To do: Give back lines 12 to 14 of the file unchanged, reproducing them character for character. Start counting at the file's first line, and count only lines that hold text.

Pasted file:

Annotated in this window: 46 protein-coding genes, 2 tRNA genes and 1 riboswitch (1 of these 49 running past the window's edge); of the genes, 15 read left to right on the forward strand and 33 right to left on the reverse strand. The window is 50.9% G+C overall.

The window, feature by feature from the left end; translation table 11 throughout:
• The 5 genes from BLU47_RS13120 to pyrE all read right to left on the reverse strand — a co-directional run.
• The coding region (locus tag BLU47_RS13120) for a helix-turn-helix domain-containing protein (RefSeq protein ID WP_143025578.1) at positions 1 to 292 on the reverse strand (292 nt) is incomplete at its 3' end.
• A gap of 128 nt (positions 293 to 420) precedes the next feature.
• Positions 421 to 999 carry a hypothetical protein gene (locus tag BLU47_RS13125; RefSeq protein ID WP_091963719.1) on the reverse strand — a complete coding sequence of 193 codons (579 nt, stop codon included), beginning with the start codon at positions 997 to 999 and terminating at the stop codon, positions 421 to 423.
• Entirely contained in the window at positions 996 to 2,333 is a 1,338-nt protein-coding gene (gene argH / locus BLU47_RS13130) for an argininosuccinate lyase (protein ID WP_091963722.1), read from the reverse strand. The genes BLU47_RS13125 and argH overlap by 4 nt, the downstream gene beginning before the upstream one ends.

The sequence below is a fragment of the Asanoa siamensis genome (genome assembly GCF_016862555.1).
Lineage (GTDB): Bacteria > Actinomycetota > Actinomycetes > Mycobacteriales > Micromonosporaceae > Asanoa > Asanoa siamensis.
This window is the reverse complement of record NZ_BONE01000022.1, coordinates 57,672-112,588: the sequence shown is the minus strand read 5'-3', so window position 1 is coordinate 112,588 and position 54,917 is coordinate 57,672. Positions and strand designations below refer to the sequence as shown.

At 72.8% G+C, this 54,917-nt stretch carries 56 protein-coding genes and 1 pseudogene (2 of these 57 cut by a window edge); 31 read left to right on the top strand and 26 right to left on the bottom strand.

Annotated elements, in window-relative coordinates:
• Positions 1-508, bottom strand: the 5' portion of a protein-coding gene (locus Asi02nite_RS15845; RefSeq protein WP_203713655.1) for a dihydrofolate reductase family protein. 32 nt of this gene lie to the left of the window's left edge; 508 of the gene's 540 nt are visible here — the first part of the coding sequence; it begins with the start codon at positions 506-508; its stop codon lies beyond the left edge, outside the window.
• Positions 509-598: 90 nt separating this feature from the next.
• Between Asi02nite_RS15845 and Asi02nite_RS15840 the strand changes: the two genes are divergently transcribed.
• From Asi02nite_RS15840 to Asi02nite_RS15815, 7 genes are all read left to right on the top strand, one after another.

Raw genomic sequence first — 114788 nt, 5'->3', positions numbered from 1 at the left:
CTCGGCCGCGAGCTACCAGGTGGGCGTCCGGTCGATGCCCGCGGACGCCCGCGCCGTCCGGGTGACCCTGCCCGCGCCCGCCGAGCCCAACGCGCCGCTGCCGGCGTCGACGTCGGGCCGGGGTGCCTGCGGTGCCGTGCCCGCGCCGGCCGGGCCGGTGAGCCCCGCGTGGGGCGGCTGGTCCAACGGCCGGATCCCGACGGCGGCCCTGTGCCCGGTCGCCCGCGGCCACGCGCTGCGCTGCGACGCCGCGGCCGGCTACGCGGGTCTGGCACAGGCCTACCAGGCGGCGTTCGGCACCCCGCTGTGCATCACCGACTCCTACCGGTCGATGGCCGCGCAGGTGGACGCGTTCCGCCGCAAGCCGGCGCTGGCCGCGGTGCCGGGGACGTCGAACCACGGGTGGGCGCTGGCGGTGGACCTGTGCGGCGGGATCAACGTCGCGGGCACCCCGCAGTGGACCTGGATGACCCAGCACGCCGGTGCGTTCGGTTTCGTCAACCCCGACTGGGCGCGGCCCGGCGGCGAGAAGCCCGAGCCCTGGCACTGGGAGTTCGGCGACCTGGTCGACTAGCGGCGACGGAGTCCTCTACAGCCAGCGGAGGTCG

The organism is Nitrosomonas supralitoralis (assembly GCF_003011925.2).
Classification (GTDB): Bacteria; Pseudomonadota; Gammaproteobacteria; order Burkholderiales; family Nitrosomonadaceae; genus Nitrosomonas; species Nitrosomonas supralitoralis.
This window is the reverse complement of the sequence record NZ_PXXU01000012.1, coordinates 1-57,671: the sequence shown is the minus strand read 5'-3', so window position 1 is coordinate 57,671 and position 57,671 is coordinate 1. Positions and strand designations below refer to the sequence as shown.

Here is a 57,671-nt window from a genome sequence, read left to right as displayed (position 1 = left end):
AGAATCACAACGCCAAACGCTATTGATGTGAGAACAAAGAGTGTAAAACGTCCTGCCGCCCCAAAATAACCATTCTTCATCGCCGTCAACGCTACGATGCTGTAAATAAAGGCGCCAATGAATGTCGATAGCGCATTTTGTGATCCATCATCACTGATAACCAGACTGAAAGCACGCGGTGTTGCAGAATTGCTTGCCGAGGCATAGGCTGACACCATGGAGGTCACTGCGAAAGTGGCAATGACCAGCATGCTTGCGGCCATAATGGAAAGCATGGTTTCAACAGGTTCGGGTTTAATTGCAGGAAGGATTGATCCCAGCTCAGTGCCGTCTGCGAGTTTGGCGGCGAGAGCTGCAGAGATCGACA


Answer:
Annotated elements, in window-relative coordinates:
• Positions 1-508, bottom strand: the 5' portion of a protein-coding gene (locus Asi02nite_RS15845; RefSeq protein WP_203713655.1) for a dihydrofolate reductase family protein. 32 nt of this gene lie to the left of the window's left edge; 508 of the gene's 540 nt are visible here — the first part of the coding sequence; it begins with the start codon at positions 506-508; its stop codon lies beyond the left edge, outside the window.
• Positions 509-598: 90 nt separating this feature from the next.